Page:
Chapter Fifty Eight: Emotional Conflict

“What’s wrong?” asked mum as I sat down on the sofa. She seemed unusually pale and tired, and there were lines on her face that I don’t remember noticing before.

  I felt guilty as I said, “Does there have to be something wrong?” she’d been poorly this week, and off work for a few days. Thomas had advised me to be gentle with her as he left, and I didn’t want to worry her.

  “No,” she sighed as she cautiously lowered herself down into the armchair, “but I think there is, I can tell when something’s bothering you… Is it to do with the band?”

  “How did you know?” I was surprised.

  She sighed as she wearily raked a hand through her unusually limp seeming hair, “Because it usually is to do with the band.”

  I cast my mind back to February, and the awful day when Fliss and Katy had argued over songs, specifically Fliss’ songs. On our previous albums, Katy and Fliss have always shared the main songwriting duties, often collaborating on songs, but this apparently stopped sometime last year, whilst I was ill. “Now they’re writing alone,” I told mum, “it’s as though they’re in competition with each other, and I think Katy’s starting to feel threatened by Fliss’ output.”

  She nodded, but her eyes had a distant, glazed look, and she was absolutely ashen faced. She closed her eyes for a few moments and sagged back in her chair in what, I realised a few minutes later, was a dead faint.

  I have to confess to panicking for a few moments. I was used to her always being reliable and, more than that, always there, perfectly robust in body and mind. I didn’t know how long Thomas would be out of the house for, and I didn’t know what to do, or what was wrong.

  She was only out cold for a few minutes, but those minutes felt like hours. My heart was hammering in my chest, and the adrenalin was surging through me, making me shiver and shake. When she at last opened her eyes, I almost cried with relief.

  She seemed a little confused to find me hovering over her, and her eyes still looked strange and distant as I asked, “Are you alright?”

  She nodded vaguely, and then closed her eyes and went to sleep.

  Thomas was back about five minutes later, I heard the back door open and his cheery whistle as he opened and shut cupboards, presumably putting shopping away.

  My legs were weak and shaky as I ran through to the kitchen. He looked up from what he was doing, and his expression of amiable cheer drained as he saw my face. “What’s wrong?”

  “It’s not me,” I blurted, “but she… her eyes were really weird, then I think she fainted… she came out of it, but then she fell asleep.” There was a shake in my voice too, I realised as I talked.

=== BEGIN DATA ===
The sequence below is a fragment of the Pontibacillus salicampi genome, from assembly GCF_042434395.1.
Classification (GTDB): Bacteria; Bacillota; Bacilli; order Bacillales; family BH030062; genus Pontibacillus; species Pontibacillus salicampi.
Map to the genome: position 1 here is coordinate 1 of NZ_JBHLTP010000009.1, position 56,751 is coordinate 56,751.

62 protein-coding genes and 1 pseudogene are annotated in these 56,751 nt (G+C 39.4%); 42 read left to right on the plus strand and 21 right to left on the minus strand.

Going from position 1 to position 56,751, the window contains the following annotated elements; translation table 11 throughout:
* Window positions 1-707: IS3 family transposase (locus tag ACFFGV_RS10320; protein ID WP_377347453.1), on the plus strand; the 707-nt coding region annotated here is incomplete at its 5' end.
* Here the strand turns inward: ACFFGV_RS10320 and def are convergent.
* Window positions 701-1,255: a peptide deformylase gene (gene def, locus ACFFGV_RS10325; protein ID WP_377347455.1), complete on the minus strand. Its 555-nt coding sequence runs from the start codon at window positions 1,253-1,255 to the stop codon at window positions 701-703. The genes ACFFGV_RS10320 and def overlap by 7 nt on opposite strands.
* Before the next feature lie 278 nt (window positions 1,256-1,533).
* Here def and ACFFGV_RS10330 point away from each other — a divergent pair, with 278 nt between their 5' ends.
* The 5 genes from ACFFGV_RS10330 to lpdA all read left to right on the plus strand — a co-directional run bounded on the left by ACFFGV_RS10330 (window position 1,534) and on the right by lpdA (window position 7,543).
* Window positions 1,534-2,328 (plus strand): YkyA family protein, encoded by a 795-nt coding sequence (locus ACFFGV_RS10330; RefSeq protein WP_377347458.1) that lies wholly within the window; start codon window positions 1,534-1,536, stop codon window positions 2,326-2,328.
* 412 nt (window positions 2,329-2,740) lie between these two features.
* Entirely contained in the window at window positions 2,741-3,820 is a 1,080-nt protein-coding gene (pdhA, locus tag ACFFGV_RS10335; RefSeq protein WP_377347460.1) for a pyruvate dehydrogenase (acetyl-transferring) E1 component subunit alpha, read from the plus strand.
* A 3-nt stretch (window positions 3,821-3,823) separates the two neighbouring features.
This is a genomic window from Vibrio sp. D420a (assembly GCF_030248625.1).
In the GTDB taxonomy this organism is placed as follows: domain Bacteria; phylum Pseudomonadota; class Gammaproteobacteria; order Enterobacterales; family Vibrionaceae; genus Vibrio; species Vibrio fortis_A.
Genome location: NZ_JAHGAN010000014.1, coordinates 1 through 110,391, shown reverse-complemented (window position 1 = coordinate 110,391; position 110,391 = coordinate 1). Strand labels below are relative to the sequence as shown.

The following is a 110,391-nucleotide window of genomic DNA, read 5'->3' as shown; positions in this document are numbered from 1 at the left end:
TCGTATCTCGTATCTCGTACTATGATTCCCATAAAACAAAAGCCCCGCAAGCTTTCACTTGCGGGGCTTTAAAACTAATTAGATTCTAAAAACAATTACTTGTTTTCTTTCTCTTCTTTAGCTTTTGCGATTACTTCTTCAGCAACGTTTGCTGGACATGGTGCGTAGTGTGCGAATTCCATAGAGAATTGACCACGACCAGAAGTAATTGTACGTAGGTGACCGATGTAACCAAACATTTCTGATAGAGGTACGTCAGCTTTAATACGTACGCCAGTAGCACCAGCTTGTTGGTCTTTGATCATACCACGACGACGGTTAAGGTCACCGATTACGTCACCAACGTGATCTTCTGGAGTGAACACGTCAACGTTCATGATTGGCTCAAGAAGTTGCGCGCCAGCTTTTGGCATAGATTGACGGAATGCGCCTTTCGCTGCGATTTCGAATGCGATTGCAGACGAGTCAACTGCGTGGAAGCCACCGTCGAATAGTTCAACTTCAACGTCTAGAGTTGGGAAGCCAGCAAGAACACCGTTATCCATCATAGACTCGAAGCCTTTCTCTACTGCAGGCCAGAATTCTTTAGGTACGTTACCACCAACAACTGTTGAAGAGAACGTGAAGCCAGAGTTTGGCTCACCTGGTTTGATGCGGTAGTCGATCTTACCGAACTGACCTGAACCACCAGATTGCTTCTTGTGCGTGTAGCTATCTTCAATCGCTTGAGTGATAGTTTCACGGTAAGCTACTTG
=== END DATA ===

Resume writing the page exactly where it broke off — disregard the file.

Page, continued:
He got up from the cupboard, and I could read the worry in the expression on his face as he said, “Where is she?”

  “Living room, armchair.”

  His expression turned to one of relief. “Good; last time it happened we were in the middle of the Co-Op.” He seemed amused as he said, “It’s nothing to worry about, really, she saw the doctor about it this week, it’s perfectly normal.”

  “Normal?!”

  He paused, and then said, carefully, “Oh… she didn’t get the chance to tell you before she passed out?”

  “Tell me what!”

  “I’m going to have a baby.” She said, sometime later, as she sagged, sleepily against the back of the armchair. “That is,” she gazed up at him affectionately as he held her hand, “We’re going to have a baby.”

  There was a long, painful, silence. Thomas watched me, anxiously. I didn’t know what to say. I wanted to say something, anything, to break the awful anxious silence, but I couldn’t. Of all the possible explanations for her fainting spells that there might have been, this was one I hadn’t even considered. I wanted to be calm and congratulatory, but I couldn’t be – not then. I was in shock.

  At some point, Thomas quietly left the room. So unobtrusive was his exit that I didn’t immediately notice that he had gone. At last, she said, “I’m sorry; I was hoping to break it to you gently.”

  I shook my head to clear it, and laughed, oddly, as I looked up into her face. She seemed worried and concerned as I said, “What do you want me to say?”

  “’Congratulations’ would be nice, but only if you really mean it.”

    “Congratulations.” I echoed. I did mean it, but…

She shifted awkwardly in her chair, “If it’s any consolation, we were at least equally shocked when we found out.”

  “Is this what you wanted?” I asked, still stunned.

  She turned away from me, but I could see that her expression was one of sadness as she said, rather evasively, “I think I’m still in shock in some respects.” There was a long pause, then she said in a tired, quiet voice, “It’s not what I wanted, but…” she sighed, “I’m not… un-pleased, and… I know he is pleased, I saw it in his face when I told him.” She turned to face me, and I saw the anxiety in her eyes as she asked, “What about you?” insecurity was creeping into her voice, “What do you think?”